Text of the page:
So you may be asking yourself, if everyone knows just how ugly fast fashion can be, why is it still in business? Because it’s big money, darling. Fast fashion giant and Spanish founder of clothing chain Zara, Amancio Ortega, was the third richest man alive in 2014 proving just how profitable the industry can be for the cream of the crop. – *This year, he didn’t just continue to mint in the coins, but he surpassed Microsoft Giant Bill Gates to become the richest man alive, according to Forbes real-time billionaires list. He’s net worth stands at $78 billion while Mr Gates is estimated to be $77.4bn. It’s the same reason Bangladesh really banked on fast fashion – focusing 80% of its economy on the ready-made garment industry. This industry is valued at $20 Billion and it employs four million directly and you can add four million dependants
Fashion designers need to be empowered to go back to producing quality clothes. After all, if they create trash, the consumer will treat it as such. Creating quality also includes being aware of the entire process your clothes go through and who you’re sourcing from; however complex it may seem. And then creating the environment for them tap into their innovation to solve problems of pollution and lowering their on-ethical impact. Because we all need to go back to the time where the only danger that came from stitching clothes was pricking your thumb with the needle despite the thimble. Who knows, brands could choose to work together to become more transparent about their production ways to kick out the bad links in the production chain.
As A Consumer, Ask Yourself….
How long do you intend to keep this fashion item? The era of fashion disposability has led us to a place where we don’t care too much for our clothes, throwing them out just after one wear, when we should wear them each at least 30 times. Before you can even think about buying it, truthfully resolve whether there’s space for it in your wardrobe and whether it’s something you actually want or need. And not something you just want to buy because it’s cheap or on sale.
Who is making my clothes? Is it child slave labour used in Uzbekistan cotton fields who are being exposed to harmful chemical pesticides known to kill up to 40,000 cotton farmers annually, according to the World Health Organisation (WHO)? Or is it a brand that outsourced to a textile manufacturer that has been implicated in grave environmental catastrophes?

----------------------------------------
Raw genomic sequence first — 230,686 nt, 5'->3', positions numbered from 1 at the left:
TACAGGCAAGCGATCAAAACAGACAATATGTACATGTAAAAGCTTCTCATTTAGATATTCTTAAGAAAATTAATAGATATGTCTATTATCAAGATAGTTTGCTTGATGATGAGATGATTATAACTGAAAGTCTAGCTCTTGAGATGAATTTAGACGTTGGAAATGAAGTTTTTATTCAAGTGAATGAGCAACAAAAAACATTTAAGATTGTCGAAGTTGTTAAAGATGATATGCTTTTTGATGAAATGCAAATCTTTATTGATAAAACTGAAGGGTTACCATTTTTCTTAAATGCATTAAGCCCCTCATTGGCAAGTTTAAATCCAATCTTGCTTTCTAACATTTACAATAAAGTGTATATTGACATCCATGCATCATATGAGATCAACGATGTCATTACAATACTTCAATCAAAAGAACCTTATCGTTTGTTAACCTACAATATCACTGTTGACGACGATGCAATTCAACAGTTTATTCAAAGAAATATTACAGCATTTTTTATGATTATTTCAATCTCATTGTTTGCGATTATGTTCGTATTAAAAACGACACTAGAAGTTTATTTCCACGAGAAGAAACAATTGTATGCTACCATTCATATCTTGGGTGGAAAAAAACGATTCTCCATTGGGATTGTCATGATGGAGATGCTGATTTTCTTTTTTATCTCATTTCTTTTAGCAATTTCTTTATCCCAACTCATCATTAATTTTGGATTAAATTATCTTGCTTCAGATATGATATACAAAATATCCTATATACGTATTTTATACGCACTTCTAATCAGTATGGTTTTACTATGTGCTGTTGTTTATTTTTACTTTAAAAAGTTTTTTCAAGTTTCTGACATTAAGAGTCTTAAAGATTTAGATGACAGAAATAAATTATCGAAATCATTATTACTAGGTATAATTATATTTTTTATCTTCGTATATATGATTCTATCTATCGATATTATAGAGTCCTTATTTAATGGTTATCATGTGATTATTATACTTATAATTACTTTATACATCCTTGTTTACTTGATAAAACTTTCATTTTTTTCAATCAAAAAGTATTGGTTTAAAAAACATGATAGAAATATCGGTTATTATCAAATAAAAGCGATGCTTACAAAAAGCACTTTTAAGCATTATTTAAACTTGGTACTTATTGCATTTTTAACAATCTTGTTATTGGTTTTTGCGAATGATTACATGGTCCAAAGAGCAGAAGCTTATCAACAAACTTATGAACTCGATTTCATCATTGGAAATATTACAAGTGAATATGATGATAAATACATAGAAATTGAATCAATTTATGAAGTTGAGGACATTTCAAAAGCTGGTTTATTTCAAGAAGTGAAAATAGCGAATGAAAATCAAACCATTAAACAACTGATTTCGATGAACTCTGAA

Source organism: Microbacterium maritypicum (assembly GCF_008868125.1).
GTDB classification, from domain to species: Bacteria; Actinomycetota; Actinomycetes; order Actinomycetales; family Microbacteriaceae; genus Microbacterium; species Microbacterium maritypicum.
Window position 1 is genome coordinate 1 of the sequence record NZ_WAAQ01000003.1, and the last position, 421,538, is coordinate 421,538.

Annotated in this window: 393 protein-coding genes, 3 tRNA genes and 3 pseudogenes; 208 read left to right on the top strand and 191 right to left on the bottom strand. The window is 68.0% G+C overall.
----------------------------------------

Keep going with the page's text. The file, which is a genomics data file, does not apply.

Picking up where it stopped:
Does this brand reflect your beliefs? Studies have shown that consumers are happy to pay a little bit more if they know that some of the ecological and ethical issues are being addressed and it would only cost those people a little bit more to get these workers to minimum wage.
Is this product 100% eco and ethical friendly? The possibility that the fibre may be eco-friendly but the manufacturing part of the production goes against ecological or ethical practices. Again, it comes back to taking the time to read the clothing labels for best care practices or to identify the materials it was made from. It’s about doing homework on the brands you chose to purchase, to know just what the product has gone through.
Should you donate? Because of the low quality of clothes being made today, it’s become a problem for charities that receive second hand clothes (SHC) because a lot of clothes easily deteriorate or fall apart. If you choose to donate, make sure it’s a great piece that has quality and some life in it. Most of these SHC end up in mitumba markets.
As sad as some of the statistics are in this video, she shares the facts to help consumers and designers make more conscious, well-thought out efforts. Although this video does a great job in summarizing the information featured in her book (available on Amazon), reading it will give you clearer picture of this complex industry and ideas on how to reduce the damage already caused. This book and video are no doubt informative, nevertheless, how do you get the generation the most addicted to fast fashion to change their perception on the situation? And even if your wardrobe isn’t bursting at the seams, are we still guilty of perpetuating this horrible fashion phase because of one or two stages in the production chain that are far from perfect? The adage that ‘nothing in life is free’ seems to be right, and enlightening yourself on the issues is the first step to being a greener member of society.